Social media handle (Instagram/Twitter): @michaeljpittman
So there’s this thing that some women do, encouraging men all around the world to take up running.
They make men responsible for their insecurities.
This is a problem.
A man can tell a woman that she’s pretty. A man can listen to a woman’s feelings. A man can even do both, if he’s smart. What a man cannot do is convince a woman of something that she doesn’t believe herself. Insecurities are not man’s responsibility–they’re God’s.
Men can become great husbands and excellent fathers. But they will always be terrible gods.
Let’s unpack some common differences between men and women. Many women desire affection, gentleness and attention; women like to know that they’re loved. Don’t get me wrong, men want that, too. We all crave a lil’ lovin from time to time, but ultimately men value respect. Men feel most respected when we feel in control.
The futility in giving men the responsibility for a woman’s insecurities is clear. Control is a product of competency, and nothing will make a man feel more incompetent than carrying a burden that belongs to God. If a woman expects a man to fix her insecurities, both parties lose. The woman is dissatisfied and the man feels disrespected. To a man, no respect equals no love.
A lack of love and respect in a relationship can be detrimental. Your insecurities might be the very thing that makes him scoot! Some courageous men will fight your insecurities as if your life depended on it, but you must recognize what you’re doing to him. Are you asking your man to love you at his expense? He can fight all you want him to, but mentally your insecurities will win. Losing this fight will make him question his ability to meet your needs. He may start to question:
“Can I do this?”
“Am I a good man?”
and some men will even wonder, “Will someone else love and respect me better?”
We’ve addressed the problem, but I wouldn’t leave you without a solution. What if we all took our insecurities out of the hands of our significant others and put them into the hands of God? After all, it was God who put your insecurities there.
Does that surprise you? It shouldn’t. Your insecurities are given to you by God, to bring your closer to God, to ultimately be used for God.
The Bible offers several illustrations of God’s sovereignty over insecurities. To name a few: Moses had a speech impediment, Jonah ran from God’s call, Gideon was fearful and Sarah worried that she would never bear children. The illustration that I relate most to is of Paul and the thorn, in 2 Corinthians 12.
Your insecurities have a purpose.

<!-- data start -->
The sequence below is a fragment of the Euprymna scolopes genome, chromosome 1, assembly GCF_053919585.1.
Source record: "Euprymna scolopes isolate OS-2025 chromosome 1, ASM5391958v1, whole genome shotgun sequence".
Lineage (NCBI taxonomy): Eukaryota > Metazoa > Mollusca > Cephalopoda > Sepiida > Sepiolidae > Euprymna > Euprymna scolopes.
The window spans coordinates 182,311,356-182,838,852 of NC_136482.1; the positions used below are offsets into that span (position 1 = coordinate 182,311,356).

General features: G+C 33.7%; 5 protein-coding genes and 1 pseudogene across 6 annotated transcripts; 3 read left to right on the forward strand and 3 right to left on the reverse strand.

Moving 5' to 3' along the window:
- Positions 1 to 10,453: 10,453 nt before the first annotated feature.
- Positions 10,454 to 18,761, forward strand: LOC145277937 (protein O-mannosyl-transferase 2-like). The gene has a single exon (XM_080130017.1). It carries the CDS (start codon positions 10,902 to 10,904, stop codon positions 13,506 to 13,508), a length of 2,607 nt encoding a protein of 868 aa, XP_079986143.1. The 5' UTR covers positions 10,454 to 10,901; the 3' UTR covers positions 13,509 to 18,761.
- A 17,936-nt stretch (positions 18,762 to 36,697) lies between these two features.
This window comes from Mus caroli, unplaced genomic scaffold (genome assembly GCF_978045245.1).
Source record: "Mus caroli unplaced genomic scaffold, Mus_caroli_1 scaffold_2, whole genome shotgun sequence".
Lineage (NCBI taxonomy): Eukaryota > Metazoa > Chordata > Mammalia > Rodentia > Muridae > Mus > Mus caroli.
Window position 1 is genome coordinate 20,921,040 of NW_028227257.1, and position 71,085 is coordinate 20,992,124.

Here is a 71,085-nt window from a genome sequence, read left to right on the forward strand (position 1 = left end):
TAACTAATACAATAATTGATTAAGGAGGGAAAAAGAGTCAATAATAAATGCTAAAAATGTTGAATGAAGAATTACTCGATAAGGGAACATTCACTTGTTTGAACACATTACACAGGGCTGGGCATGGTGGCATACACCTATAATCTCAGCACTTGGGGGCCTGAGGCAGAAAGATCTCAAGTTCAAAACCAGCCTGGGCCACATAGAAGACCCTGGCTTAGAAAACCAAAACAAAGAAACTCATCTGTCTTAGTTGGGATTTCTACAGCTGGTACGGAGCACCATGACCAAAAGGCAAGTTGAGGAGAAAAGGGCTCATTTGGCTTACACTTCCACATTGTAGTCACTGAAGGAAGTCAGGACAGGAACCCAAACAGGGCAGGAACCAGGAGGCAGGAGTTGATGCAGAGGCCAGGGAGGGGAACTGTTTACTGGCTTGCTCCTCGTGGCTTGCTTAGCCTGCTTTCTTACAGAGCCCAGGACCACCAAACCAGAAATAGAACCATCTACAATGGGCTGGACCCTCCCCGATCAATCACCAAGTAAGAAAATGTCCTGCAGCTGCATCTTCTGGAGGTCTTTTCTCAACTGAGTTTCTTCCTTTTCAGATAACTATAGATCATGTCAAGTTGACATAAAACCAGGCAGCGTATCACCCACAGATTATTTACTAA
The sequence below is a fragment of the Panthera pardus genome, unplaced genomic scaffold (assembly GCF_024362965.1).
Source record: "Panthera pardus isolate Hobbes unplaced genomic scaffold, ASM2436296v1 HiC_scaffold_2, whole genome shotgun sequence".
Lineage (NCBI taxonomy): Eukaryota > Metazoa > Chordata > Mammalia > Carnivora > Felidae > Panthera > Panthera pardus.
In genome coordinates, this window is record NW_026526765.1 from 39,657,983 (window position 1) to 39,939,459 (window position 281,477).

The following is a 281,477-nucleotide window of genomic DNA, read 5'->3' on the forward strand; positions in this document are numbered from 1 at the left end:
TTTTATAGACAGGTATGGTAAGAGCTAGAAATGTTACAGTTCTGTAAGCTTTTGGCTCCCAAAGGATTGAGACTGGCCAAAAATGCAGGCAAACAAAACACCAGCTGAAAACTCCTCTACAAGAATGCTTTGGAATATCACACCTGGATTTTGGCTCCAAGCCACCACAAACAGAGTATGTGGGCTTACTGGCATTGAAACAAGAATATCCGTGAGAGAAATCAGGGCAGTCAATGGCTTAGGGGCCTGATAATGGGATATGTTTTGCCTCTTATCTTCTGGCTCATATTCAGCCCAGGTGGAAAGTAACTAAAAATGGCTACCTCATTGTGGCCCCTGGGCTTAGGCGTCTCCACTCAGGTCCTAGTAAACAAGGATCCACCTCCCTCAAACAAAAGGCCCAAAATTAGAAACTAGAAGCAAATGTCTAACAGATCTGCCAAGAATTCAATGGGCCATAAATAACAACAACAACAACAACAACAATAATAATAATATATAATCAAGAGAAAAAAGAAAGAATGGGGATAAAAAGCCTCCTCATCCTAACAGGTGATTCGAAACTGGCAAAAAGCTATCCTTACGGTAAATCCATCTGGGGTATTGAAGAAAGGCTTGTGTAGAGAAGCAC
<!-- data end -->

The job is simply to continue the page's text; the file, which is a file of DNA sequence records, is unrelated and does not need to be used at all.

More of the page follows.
2 Corinthians 12:7 “Therefore, in order to keep me from becoming conceited, I was given a thorn in my flesh…”
Yikes. So let’s say your thorn is an insecurity. For many women, this could be weight, marital status, height, skin color, hair grade… anything really.
Ask yourself this: “How am I doing with my pride? If not for this thorn, would I be self righteous? Would I even feel the need for God?” If the answer is “Eh.. maybe,” then that’s probably why God has given it to you. If the answer is “Well… I honestly think that I’m okay in the area of pride,” then maybe God wants to strengthen your character for something bigger. Let James 1:2-4 serves as a source of encouragement or motivation:
2 Consider it pure joy, my brothers and sisters, whenever you face trials of many kinds, 3 because you know that the testing of your faith produces perseverance. 4 Let perseverance finish its work so that you may be mature and complete, not lacking anything.
Your insecurities bring you closer to Him
2 Corinthians 12:8 “Three times I pleaded with the Lord to take it away from me.”
Paul pled with the Lord because it was the Lord that gave, so it was only the Lord that could take it away. He didn’t just plead once either. By praying consistently, he formed a dependency on God.
Your insecurities may be burdensome and painful from a worldly perspective. But from an eternal perspective, isn’t it worth it if it makes you more dependent and intimate with God?
It’s not about you.
2 Corinthians 12:9 But he said to me, “My grace is sufficient for you, for my power is made perfect in weakness.” Therefore I will boast all the more gladly about my weaknesses, so that Christ’s power may rest on me.
Paul’s thorn had purpose. It was given to tame his pride. Pride builds walls and burns bridges. A thorn will give your ministry and purpose substance and credibility because it brings your message from a place of humility. Honestly, how many people would you be willing to help if your life was perfect?
Your insecurities have purpose when you hand them to God. Remember that God is our provider in all things, and that He can give you more than anything or anyone can offer.
As always, I welcome respectful comments, questions, and opinions. Love y’all!